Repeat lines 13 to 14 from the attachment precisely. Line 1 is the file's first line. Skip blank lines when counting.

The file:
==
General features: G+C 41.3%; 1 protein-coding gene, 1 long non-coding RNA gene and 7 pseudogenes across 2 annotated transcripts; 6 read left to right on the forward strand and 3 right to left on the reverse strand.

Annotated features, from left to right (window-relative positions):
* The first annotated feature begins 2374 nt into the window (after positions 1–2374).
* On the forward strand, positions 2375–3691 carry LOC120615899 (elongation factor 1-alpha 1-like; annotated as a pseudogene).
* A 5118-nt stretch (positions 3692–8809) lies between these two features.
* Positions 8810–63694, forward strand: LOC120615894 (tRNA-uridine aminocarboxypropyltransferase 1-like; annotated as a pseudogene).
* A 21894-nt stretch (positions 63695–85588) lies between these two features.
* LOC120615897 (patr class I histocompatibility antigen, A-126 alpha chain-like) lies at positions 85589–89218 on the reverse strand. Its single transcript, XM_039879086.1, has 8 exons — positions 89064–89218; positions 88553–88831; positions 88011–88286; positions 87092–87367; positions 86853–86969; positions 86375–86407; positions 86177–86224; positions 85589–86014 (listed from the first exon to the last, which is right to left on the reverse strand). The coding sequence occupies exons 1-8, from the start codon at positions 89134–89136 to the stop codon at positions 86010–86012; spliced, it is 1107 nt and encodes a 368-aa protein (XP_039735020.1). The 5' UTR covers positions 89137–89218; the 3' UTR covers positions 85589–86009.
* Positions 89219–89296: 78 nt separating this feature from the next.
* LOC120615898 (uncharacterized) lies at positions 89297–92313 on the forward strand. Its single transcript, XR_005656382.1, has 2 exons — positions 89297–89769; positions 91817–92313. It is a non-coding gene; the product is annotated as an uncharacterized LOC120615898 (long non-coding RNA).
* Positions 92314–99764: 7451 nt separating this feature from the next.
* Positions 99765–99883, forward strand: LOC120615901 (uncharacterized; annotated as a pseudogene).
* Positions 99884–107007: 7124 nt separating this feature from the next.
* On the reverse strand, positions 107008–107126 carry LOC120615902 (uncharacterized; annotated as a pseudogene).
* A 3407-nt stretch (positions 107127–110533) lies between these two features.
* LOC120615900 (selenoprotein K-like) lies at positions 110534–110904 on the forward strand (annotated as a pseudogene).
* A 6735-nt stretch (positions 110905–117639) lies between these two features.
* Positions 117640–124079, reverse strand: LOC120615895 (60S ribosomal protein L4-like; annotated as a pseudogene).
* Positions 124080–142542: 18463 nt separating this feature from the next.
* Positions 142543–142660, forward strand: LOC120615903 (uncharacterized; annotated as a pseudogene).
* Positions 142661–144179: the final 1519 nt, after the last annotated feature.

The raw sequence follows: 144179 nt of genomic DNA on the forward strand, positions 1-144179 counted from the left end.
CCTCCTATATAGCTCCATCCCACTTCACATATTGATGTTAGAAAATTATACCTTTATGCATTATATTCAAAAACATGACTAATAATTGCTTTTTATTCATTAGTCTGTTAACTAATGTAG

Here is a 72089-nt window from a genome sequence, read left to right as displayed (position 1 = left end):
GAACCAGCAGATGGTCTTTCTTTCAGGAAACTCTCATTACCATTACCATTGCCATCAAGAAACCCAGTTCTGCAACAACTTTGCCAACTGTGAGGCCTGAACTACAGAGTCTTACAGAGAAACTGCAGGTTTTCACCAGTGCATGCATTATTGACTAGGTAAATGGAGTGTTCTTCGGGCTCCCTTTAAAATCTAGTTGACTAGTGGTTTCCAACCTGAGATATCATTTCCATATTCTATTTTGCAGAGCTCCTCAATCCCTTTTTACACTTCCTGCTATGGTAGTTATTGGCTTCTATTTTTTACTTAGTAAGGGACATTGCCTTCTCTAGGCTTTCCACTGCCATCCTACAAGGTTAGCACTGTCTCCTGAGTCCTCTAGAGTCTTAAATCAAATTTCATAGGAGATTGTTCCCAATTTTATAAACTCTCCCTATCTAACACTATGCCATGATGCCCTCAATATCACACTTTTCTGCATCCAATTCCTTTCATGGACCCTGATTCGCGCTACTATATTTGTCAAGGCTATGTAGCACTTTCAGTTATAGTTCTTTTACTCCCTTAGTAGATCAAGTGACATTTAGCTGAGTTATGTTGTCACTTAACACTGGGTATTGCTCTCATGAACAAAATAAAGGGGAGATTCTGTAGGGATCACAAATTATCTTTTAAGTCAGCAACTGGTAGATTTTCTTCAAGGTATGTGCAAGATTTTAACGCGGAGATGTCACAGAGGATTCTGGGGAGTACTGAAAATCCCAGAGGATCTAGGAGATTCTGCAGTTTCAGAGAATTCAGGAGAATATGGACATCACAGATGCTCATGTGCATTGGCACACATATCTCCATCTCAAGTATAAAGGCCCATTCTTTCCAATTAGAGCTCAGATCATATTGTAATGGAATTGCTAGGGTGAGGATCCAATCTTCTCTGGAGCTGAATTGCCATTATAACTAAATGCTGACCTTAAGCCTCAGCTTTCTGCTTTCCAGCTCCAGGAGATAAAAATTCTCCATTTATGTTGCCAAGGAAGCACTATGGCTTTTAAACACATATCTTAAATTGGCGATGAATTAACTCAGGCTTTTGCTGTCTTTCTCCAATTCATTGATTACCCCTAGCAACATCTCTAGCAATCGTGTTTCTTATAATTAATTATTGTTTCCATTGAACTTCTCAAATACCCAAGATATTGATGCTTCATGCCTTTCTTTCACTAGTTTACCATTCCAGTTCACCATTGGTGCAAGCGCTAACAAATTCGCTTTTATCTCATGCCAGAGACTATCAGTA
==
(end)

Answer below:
* Positions 99884–107007: 7124 nt separating this feature from the next.
* On the reverse strand, positions 107008–107126 carry LOC120615902 (uncharacterized; annotated as a pseudogene).